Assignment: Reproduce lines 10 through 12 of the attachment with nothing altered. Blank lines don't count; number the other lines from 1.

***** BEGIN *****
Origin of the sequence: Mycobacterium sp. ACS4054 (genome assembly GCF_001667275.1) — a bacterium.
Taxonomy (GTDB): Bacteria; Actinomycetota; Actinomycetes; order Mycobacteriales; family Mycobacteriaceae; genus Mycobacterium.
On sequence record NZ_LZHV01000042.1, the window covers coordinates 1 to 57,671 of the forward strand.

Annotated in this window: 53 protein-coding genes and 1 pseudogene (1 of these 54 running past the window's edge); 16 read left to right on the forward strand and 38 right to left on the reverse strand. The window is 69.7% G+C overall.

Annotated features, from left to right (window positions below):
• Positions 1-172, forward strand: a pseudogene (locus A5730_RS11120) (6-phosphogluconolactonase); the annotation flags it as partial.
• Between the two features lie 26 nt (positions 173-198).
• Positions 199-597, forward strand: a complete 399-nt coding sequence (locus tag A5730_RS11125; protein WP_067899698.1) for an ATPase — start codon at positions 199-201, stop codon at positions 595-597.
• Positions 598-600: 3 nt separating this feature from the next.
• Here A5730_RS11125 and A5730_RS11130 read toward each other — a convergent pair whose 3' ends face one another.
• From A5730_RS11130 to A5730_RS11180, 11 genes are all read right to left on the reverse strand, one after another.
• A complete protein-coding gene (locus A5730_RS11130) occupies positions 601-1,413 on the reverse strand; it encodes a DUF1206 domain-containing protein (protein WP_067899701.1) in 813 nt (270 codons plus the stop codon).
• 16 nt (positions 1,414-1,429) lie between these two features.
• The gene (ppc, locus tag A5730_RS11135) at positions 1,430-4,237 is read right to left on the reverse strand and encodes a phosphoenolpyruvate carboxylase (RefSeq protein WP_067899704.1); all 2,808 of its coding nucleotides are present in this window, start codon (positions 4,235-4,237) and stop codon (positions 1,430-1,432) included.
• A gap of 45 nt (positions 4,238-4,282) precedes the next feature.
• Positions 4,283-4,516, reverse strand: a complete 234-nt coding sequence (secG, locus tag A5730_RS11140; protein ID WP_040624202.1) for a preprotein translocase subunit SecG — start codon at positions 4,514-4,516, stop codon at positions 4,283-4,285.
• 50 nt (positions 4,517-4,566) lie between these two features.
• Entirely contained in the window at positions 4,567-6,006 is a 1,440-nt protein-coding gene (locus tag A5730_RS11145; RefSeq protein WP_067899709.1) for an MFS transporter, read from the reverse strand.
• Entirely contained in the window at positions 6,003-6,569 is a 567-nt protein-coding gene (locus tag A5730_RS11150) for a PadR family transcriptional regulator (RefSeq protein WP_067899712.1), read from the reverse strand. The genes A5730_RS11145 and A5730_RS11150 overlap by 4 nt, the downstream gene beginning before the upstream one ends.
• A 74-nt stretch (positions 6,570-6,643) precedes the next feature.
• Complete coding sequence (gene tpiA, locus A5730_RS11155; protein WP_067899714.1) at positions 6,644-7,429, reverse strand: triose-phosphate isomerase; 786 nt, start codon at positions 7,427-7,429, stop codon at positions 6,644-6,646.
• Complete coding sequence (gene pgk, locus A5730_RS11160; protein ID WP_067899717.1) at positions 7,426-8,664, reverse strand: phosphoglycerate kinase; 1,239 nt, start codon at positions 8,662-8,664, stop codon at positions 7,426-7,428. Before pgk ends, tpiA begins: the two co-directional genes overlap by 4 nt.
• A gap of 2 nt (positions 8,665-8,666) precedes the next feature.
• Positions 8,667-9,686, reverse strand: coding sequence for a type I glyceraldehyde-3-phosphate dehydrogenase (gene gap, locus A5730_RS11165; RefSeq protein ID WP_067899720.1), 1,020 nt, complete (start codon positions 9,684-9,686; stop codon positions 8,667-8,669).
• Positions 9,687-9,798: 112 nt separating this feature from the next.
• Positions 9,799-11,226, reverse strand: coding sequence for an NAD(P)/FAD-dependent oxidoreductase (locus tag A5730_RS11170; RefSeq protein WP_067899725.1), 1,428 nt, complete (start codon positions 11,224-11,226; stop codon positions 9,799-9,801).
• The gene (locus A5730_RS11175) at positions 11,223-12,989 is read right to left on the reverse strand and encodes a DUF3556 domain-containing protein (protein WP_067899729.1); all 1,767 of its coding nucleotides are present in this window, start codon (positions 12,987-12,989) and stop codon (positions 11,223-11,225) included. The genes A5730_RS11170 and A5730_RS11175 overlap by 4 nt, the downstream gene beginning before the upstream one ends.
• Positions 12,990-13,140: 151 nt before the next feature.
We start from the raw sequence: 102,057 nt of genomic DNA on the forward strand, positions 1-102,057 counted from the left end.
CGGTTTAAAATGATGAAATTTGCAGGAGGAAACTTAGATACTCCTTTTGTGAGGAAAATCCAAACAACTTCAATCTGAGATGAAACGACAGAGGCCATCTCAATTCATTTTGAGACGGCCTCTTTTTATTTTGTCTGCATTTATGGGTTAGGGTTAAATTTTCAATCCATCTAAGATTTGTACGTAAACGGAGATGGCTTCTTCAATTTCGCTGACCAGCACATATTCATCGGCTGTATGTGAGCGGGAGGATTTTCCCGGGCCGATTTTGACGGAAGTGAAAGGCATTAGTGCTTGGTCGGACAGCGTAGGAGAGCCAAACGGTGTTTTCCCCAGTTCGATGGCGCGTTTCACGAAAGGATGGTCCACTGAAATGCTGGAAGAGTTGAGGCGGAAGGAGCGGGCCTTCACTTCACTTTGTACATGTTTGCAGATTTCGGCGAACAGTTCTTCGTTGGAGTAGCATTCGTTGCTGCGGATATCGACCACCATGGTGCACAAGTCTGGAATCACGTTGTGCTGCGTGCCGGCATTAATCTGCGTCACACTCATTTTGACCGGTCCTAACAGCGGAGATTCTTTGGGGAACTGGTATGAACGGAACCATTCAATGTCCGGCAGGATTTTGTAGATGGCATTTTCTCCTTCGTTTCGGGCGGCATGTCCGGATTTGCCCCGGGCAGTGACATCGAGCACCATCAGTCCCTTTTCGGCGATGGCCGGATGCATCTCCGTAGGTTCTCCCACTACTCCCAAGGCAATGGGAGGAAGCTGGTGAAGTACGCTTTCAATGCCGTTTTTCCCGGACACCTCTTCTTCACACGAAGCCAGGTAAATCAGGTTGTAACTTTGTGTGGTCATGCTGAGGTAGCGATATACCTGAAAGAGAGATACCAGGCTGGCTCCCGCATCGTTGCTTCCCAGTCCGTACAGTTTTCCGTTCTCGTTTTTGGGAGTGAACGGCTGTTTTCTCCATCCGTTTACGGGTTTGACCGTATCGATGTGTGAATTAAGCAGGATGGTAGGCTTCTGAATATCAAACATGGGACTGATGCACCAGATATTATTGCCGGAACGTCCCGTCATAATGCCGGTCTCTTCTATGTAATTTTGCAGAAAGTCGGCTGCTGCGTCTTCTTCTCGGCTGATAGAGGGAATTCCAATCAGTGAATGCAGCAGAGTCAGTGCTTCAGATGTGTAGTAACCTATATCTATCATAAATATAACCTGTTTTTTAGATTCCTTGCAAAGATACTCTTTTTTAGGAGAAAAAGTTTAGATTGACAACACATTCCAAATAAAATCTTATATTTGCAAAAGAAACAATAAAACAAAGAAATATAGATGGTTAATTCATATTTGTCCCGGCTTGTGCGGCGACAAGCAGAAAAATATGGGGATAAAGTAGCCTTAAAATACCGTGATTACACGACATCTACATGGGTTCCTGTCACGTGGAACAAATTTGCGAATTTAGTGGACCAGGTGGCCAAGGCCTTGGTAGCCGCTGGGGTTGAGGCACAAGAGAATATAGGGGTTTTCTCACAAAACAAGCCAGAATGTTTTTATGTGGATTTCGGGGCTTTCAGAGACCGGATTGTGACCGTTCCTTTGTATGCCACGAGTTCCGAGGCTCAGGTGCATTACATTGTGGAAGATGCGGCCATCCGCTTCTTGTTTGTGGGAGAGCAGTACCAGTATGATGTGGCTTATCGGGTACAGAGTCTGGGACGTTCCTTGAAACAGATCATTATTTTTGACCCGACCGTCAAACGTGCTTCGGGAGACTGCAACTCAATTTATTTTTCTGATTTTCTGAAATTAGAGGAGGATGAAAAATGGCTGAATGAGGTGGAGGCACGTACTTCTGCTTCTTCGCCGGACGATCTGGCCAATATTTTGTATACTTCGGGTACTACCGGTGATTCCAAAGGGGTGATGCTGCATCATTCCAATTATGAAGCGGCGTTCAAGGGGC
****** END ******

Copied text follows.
• Here A5730_RS11125 and A5730_RS11130 read toward each other — a convergent pair whose 3' ends face one another.
• From A5730_RS11130 to A5730_RS11180, 11 genes are all read right to left on the reverse strand, one after another.
• A complete protein-coding gene (locus A5730_RS11130) occupies positions 601-1,413 on the reverse strand; it encodes a DUF1206 domain-containing protein (protein WP_067899701.1) in 813 nt (270 codons plus the stop codon).